gallery_25849_641_69243.jpg

For the other two, I did something similar to Nigella's recipe. Marinated overnight in salt (too salty), fresh orange juice, olive oil, rosemary, garlic, sweet wine and olive oil. Then I roasted it at 300 for 3 hours, turning over every half hour. Glazed with amazing cherry jam and cooked another 10 minutes.

gallery_25849_641_81535.jpg

Not dry, but I think I'd start it off with a little more liquid in the pan, covered for an hour or so to start.

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  • 2 weeks later...
Does anybody roast lamb shanks?  I've always braised them, but wonder if a long, slow roast would be good.  I'm cooking a few this weekend, and will braise 3 of them . . but I'd like some thoughts on roasting the 4th.

You will never be disappointed roasting a shank. The trick is a slow oven. The drippings will make a wonderful natural jus. Dont forget a mirepoix in the pan.

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  • 8 months later...

I've found frozen lamb shanks for the first time in our supermarket. It's the weekend and I'll have time to try cooking them.

One package of 3 is marinating in yogurt and garam masala in the fridge for Lamb Shanks and Potato Curry. The other package I'm going to try Jamie Oliver's Baked Lamb Shanks with chopped veg in foil.. Wish I had another package as I'd like to try Nigella Lawson's Lamb shank stew.

There'll be lots left over as there are only two of us eating. :rolleyes: Hope they'll freeze well.

Dejah

www.hillmanweb.com

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Made the lamb shanks today, and luckily our son, d-i-l and grandson came over to help us eat up all the food! I posted pictures of the finished product in the Dinner! thread.

Here are acouple of prep. pictures:

Lamb shanks with herb butter tucked into slits between the meat and the bone. I had lots left over (recipe was for 4 shanks. I did 3), so I smeared the left over butter on the surface and the vegetables. Instead of chopping the leek, I cut it lengthways and laid them under the other vegetables. I also added celery.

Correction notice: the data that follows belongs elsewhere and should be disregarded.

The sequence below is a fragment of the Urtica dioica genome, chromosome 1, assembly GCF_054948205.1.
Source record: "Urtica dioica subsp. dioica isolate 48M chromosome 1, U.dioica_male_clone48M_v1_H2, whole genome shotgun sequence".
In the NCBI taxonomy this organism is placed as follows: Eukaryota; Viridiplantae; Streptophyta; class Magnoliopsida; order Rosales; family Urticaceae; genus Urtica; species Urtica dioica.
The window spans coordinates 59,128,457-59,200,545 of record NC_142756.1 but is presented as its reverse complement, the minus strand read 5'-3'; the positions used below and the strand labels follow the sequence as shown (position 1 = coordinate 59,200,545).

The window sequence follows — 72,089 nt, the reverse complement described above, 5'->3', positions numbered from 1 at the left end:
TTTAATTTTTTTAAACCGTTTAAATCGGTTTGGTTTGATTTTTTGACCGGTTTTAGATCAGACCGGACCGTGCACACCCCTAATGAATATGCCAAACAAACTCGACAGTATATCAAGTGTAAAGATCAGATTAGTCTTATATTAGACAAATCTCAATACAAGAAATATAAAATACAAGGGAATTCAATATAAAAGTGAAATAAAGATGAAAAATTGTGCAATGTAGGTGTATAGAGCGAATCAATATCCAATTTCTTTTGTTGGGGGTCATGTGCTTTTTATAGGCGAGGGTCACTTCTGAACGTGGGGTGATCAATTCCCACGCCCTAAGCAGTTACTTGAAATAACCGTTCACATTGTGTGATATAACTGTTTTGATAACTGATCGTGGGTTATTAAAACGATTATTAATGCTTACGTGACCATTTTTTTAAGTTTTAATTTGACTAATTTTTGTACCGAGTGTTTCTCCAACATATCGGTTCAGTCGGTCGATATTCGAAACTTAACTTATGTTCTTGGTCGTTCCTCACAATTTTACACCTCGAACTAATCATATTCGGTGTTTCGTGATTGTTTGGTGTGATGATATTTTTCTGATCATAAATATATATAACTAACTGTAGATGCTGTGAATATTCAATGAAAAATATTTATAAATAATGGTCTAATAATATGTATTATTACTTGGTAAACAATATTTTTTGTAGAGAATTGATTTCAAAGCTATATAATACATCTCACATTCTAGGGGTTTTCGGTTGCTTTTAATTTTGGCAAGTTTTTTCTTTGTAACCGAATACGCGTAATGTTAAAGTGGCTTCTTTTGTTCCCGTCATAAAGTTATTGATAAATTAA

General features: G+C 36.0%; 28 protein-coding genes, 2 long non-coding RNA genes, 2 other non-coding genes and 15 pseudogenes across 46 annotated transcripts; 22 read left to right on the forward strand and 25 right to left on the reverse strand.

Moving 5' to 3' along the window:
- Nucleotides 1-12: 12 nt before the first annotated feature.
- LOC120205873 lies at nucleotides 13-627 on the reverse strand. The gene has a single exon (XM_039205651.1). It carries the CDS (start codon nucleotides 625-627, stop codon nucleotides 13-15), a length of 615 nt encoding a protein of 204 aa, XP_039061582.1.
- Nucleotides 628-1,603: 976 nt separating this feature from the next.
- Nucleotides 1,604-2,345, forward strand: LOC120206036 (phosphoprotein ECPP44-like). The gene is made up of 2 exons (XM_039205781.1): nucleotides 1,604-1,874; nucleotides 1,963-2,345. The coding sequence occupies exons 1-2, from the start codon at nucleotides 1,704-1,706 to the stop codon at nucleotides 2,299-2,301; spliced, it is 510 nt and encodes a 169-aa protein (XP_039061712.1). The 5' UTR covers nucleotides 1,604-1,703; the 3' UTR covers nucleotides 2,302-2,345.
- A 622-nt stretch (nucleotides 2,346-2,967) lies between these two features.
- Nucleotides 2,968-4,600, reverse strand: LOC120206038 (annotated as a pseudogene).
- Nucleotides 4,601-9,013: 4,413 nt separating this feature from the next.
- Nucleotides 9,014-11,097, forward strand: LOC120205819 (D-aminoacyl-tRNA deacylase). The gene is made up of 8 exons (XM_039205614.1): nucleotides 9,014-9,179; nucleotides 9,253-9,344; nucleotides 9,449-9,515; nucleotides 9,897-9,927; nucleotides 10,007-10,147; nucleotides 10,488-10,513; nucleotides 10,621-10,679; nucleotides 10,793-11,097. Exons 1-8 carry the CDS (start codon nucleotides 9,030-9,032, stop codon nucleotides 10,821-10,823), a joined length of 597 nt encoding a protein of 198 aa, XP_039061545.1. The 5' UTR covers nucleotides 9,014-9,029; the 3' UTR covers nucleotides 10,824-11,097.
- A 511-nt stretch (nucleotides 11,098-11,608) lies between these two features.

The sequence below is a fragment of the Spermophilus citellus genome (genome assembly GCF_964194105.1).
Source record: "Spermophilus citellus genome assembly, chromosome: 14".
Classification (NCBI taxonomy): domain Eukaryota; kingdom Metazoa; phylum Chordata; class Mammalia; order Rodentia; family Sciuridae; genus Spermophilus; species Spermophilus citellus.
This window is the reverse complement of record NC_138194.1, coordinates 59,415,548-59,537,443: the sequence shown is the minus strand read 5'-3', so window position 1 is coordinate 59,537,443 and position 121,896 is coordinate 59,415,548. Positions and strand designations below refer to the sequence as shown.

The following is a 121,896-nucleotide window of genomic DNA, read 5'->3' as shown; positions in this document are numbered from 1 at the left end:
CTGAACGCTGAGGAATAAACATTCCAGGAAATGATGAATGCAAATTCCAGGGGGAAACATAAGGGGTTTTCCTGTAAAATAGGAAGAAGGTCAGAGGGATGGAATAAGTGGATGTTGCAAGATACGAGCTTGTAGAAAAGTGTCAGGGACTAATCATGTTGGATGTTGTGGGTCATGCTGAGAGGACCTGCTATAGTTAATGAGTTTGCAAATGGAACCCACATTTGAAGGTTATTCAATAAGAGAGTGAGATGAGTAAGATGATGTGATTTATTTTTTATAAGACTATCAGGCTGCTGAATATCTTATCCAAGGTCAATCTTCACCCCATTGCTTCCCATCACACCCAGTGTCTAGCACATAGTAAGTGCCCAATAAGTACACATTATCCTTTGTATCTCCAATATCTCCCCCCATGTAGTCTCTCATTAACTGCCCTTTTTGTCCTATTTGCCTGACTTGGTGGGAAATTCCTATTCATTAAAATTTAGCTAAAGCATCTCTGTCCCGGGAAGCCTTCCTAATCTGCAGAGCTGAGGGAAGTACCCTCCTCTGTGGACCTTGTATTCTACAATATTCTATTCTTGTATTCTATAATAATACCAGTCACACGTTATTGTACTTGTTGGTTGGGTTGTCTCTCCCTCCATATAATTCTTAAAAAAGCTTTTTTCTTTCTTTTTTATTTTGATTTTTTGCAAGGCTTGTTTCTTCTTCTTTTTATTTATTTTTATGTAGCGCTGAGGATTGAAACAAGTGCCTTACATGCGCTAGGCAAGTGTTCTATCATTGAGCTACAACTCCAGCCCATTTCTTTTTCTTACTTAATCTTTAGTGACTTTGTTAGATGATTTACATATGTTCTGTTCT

gallery_13838_4218_6199.jpg

For the curry, I added many small potatoes I picked up at the farmer's market this morning. The recipe called for one potato, diced. What's curry without lots of potato!? :wacko:

gallery_13838_4218_67792.jpg

Dejah

www.hillmanweb.com

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  • 1 year later...

I just picked up a couple lamb shanks at my butcher on a whim, and wanted to try something a little different with them. I boned them out and am roasting the bones right now. My plan is to then sear and braise the meat in a lamb and vegetable stock based on those bones. Has anyone else tried doing the shanks like that?

Chris Hennes
Director of Operations
chennes@egullet.org

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I tried something along those lines once and learned the hard way that you want to tie those boned shanks so that they are uniform and stay more or less coherent when you braise them. Didn't use the bones for stock, though, which seems smart.

Chris Amirault

eG Ethics Signatory

Sir Luscious got gator belts and patty melts

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I've both roasted and braised lamb shanks many times, to great effect. They're possibly my favourite cut of meat, but I am a fanatical lamb eater. The main difference in how I would prepare them depending on whether I roast or braise them would be trimming the outside: when roasting, I'll leave the extra layer of fibrous fat on the outside, at the thick end. They release lots of tasty fat then. (I've bought shanks that lacked this layer though; shanks I've bought in Ireland and ones I've bought in Germany look very different, but I'm not sure why) For braising, I trim then back to the meat, then seal and braise them. When I first started braising them without trimming, I found the stew/sauce a bit too greasy. They make a great Moroccan style stew with tomatoes, dried apricots, and harissa paste, with a bit of saffron if you choose.